The difference is that Serial is centered on factual events, and the obsessiveness, verging on paranoia, that it encourages in its audience can’t be separated from Koenig’s own efforts to resolve the tangle of problems she has imposed on herself. And its fascination lies less in any particular detail or narrative element than in the overall mindset it encourages. It implicates the listener in Koenig’s own uncertainty, in which every fact, no matter how unambiguous, can be read in at least two ways. To take one minor example: Koenig notes that after Hae’s disappearance, Adnan never tried to page her, despite the fact that he’d called her at home three times the night before she disappeared. On its face, this seems suspicious, as if Adnan knew that Hae could no longer be reached. Think about it a little longer, though, and the detail inverts itself: if Adnan were really the “charming sociopath” that prosecutors implied he was, paging Hae after her murder would have provided a convenient indication of his innocence. The fact that it never occurred to him becomes, paradoxically, a point in his favor. Or maybe not. Everything in Serial starts to take on this double significance: Koenig refers to the case as a Rubik’s Cube she’s trying to solve, but an even better analogy might be that of a Necker cube, which oscillates constantly between one of two readings. We even sense this in the way Koenig talks about her own objectives. In the beginning, it feels like a quest for Adnan’s exoneration, but as her doubts continue to multiply, it becomes less a crusade than a search for clarity of any kind.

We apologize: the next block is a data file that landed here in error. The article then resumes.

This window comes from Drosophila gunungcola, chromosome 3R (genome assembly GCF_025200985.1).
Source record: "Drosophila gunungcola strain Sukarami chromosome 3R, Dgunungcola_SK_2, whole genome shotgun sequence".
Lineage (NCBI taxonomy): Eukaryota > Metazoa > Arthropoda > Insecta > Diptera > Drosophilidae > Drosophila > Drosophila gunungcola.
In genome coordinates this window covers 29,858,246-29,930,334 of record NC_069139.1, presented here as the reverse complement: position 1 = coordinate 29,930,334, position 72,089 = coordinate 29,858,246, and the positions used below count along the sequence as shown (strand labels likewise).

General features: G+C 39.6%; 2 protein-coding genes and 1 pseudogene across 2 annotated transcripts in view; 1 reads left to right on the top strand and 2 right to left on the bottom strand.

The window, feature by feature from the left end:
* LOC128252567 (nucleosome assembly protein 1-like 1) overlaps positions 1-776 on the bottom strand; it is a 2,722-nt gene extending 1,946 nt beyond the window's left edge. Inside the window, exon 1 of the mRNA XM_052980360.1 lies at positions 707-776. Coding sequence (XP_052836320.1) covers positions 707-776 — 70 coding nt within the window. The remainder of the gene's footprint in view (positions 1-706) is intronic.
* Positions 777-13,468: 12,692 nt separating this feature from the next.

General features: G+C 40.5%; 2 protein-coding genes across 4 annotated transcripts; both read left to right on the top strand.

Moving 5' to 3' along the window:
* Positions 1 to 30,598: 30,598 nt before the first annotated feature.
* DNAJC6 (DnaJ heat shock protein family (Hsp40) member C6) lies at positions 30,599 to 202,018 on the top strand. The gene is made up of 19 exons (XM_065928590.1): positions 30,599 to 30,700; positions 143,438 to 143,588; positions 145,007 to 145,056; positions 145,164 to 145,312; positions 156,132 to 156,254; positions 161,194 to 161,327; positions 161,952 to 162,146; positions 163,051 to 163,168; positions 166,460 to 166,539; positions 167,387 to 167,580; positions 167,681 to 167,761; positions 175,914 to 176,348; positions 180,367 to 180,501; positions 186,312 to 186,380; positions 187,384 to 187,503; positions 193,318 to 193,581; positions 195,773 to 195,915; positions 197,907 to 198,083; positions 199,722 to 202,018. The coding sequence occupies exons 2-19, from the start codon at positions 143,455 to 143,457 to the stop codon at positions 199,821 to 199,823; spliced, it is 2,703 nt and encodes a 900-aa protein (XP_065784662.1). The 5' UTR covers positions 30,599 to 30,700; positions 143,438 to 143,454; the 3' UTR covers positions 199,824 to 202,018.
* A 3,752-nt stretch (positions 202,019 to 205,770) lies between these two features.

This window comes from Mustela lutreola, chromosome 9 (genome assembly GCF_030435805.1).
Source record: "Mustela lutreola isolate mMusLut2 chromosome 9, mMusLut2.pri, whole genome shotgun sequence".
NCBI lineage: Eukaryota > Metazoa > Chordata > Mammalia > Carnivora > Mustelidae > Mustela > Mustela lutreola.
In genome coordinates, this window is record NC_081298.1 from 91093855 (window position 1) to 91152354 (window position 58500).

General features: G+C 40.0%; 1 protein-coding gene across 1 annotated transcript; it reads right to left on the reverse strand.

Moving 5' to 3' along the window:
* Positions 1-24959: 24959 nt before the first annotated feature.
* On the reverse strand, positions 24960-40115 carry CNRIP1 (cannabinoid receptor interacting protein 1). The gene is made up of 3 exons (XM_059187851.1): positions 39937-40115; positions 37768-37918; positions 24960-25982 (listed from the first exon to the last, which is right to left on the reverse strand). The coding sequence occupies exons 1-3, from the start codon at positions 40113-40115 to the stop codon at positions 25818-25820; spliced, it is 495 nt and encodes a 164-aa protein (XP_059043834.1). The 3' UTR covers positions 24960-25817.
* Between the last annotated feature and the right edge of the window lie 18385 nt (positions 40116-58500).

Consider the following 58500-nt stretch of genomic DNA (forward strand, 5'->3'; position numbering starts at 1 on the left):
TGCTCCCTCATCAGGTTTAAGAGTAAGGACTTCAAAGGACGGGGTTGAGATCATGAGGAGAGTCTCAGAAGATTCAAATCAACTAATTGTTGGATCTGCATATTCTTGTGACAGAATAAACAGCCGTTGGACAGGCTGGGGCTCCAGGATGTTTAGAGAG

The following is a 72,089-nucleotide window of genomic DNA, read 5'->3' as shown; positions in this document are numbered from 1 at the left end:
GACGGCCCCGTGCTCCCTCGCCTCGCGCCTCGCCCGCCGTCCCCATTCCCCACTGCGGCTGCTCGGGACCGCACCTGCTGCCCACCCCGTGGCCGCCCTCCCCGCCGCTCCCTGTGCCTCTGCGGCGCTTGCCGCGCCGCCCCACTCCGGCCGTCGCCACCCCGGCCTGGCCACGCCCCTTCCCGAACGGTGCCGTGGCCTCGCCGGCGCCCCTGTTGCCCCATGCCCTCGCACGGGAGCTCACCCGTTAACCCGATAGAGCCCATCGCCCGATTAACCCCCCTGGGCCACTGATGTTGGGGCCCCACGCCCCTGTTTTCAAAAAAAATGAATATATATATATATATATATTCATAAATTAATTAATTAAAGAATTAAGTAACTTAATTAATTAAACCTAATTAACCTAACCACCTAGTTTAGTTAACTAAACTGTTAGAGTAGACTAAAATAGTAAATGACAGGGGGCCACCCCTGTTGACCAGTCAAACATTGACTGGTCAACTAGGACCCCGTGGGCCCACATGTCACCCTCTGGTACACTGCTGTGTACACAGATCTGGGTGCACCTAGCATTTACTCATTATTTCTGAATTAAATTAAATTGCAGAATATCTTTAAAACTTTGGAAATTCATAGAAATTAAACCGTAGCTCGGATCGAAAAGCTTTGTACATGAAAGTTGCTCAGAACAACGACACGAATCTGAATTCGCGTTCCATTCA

Necker Cube